Most expensive classic car in the world auctioned

D.he spiral for ever more expensive luxury goods continues unabated. The latest example: The red Ferrari 250 GTO, built in 1962, changed hands for $ 38 million. Only 39 of the car were built. It was also the last model with a classic 3-liter V12 engine from designer guru Giotto Bizzarrini to leave Ferrari in a dispute in 1962.

Franz Nestler

It was auctioned by the Bonhams auction house in the luxury hotel “The Quail” on the Monterey Peninsula near San Francisco. The former owner, the Italian Fabrizio Violati, died 4 years ago. He himself bought the car for 2.5 million lire, which at the time was equivalent to around 16,000 marks. Ferraris in particular have recently become more and more valuable. Some models have gained 60 percent in value, as the index of the Historic Automobile Group International shows.

Change for ten years in percent


Change for ten years in percent
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Image: FAZ

That shows a trend that exists in the luxury goods market. The most expensive of the expensive products are becoming more and more valuable, while the luxury market is stagnating across the board. For comparison: the most expensive classic car to date, a Ferrari 275 GTB / 4 NART Spider, changed hands last year for $ 27.5 million. But the spiral is not only turning in the classic car market.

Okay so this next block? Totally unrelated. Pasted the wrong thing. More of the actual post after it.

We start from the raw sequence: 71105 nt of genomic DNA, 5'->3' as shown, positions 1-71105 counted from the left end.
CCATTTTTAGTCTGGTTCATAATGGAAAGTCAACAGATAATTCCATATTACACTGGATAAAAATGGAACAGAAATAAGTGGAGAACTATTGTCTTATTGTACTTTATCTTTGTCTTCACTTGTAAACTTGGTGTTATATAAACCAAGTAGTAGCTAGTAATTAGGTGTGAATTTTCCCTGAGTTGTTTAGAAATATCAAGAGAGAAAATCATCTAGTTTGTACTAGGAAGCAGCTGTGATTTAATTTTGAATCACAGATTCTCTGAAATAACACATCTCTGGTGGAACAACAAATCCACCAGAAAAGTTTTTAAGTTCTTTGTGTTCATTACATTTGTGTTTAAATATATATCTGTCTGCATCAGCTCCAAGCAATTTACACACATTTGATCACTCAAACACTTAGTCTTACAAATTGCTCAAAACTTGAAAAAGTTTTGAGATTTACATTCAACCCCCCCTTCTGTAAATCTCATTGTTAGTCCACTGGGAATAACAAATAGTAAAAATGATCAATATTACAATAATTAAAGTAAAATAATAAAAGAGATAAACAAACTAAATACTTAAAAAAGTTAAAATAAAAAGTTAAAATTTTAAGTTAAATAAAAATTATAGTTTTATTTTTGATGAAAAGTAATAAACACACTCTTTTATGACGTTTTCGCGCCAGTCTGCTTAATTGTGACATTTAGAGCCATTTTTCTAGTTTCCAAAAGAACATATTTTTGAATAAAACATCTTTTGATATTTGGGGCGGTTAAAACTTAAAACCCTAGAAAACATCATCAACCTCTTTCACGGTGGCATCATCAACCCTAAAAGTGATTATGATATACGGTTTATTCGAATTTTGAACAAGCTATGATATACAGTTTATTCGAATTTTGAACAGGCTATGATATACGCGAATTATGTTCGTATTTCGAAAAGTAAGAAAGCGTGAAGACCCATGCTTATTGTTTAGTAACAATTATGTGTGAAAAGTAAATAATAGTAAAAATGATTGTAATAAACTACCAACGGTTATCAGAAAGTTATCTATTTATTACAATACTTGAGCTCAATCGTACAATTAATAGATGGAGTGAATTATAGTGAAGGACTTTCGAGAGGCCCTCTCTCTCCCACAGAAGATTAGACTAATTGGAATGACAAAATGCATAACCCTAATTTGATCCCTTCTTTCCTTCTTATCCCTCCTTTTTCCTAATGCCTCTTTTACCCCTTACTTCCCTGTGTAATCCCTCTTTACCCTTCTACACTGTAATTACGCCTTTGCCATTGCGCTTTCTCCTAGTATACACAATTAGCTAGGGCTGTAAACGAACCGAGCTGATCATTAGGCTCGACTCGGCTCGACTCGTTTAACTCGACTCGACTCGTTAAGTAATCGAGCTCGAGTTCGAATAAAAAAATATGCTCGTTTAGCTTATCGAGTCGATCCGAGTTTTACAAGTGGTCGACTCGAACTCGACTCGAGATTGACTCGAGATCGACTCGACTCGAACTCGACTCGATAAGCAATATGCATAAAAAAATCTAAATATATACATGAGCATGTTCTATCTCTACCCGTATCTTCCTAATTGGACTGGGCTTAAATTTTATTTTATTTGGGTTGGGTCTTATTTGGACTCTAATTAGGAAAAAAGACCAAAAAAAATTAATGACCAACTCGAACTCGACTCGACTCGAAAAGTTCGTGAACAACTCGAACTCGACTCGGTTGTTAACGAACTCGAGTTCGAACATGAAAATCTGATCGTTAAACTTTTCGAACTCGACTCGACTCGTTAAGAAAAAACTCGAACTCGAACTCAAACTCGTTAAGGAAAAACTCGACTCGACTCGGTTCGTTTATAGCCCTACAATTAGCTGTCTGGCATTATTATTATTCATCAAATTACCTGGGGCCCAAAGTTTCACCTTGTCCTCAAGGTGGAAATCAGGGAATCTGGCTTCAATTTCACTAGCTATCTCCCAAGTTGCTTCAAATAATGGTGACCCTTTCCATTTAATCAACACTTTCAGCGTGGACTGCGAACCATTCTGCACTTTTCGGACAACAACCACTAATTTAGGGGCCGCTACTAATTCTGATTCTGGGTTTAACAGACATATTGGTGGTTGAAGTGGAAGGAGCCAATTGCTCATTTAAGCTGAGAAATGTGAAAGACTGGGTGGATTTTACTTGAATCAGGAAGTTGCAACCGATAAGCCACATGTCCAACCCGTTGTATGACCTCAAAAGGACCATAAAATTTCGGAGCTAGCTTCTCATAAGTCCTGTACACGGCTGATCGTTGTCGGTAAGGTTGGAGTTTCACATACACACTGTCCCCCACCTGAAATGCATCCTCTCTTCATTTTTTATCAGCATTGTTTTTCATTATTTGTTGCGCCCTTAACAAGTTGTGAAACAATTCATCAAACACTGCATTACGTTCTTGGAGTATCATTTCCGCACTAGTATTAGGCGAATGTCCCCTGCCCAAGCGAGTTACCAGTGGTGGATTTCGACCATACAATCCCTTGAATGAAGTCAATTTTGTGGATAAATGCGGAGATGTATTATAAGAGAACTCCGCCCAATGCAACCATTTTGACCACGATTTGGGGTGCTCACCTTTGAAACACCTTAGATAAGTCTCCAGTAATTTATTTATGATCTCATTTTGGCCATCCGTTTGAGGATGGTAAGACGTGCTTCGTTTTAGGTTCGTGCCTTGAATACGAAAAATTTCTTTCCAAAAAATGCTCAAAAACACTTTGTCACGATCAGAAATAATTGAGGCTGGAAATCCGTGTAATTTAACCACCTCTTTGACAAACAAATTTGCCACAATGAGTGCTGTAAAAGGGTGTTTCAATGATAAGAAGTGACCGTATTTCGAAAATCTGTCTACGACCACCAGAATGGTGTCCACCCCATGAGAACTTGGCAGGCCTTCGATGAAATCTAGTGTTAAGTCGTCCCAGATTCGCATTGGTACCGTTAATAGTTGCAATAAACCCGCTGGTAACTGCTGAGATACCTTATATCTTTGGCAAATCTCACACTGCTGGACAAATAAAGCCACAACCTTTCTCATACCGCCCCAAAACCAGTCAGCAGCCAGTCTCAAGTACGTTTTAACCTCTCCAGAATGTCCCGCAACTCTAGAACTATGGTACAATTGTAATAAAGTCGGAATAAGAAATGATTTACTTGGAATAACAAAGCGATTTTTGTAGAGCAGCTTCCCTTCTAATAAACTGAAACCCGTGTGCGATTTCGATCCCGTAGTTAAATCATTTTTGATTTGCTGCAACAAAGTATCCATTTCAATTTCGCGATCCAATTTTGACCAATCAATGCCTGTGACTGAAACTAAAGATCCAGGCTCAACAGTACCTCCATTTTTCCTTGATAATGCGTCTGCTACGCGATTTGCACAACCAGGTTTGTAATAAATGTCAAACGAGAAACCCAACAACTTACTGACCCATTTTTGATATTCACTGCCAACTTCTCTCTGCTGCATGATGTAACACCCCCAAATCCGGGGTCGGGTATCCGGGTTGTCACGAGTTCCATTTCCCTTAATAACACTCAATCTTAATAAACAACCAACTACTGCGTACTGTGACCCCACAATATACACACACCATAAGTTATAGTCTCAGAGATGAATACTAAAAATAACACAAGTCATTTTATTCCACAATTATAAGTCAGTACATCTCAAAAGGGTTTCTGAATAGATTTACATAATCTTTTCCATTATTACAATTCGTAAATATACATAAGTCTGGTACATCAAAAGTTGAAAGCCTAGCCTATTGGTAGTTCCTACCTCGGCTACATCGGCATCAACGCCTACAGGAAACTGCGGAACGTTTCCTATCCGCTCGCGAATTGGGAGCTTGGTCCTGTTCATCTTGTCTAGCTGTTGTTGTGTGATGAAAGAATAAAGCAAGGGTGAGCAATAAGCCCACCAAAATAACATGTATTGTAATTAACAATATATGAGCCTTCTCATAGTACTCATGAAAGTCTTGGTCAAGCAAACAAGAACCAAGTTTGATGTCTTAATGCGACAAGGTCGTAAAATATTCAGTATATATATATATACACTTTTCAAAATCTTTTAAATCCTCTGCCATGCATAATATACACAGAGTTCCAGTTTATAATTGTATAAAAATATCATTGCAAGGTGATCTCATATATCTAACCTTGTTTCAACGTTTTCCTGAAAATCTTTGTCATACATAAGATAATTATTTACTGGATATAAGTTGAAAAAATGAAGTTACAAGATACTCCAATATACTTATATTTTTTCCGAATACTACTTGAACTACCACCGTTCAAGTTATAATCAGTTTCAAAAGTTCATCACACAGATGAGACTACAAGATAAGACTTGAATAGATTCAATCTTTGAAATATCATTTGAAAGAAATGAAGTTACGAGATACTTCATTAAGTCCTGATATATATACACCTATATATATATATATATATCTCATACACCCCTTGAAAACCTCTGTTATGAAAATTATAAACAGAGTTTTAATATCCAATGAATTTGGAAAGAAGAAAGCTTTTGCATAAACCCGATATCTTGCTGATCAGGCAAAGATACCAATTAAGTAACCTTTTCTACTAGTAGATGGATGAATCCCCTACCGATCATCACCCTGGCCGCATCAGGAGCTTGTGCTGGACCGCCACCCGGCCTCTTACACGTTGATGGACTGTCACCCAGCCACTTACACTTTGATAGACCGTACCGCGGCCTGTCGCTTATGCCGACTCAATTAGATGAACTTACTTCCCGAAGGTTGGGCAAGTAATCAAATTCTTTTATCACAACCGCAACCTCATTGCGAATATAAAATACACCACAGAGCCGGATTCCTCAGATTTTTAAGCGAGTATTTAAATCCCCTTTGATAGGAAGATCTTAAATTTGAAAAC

That shows the luxury investment index of the consulting agency Knight Frank. This contains nine exquisite luxury goods: in addition to vintage cars, Chinese ceramics, coins, antique furniture, jewelery, wine, postage stamps and watches, as well as art. Each of these categories is based on a single index calculated by market experts. These are summarized by Knight Frank in the luxury investment index and weighted according to the popularity and relative value of the luxury good.

Cars, coins and stamps


Cars, coins and stamps
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Image: FAZ

The index rose by 179 percent over the past 10 years. Classic cars in the Knight Frank index proved to be particularly valuable – without surprise. Last year alone they increased by 28 percent. The analysts at Knight Frank see the strong demand for cars from Asia as the reason for the sharp increase, where they have an even greater cult factor than in Germany. The financial blog Alphaville asked last year whether there was a threat of a classic car bubble.

Janelle B. Smith

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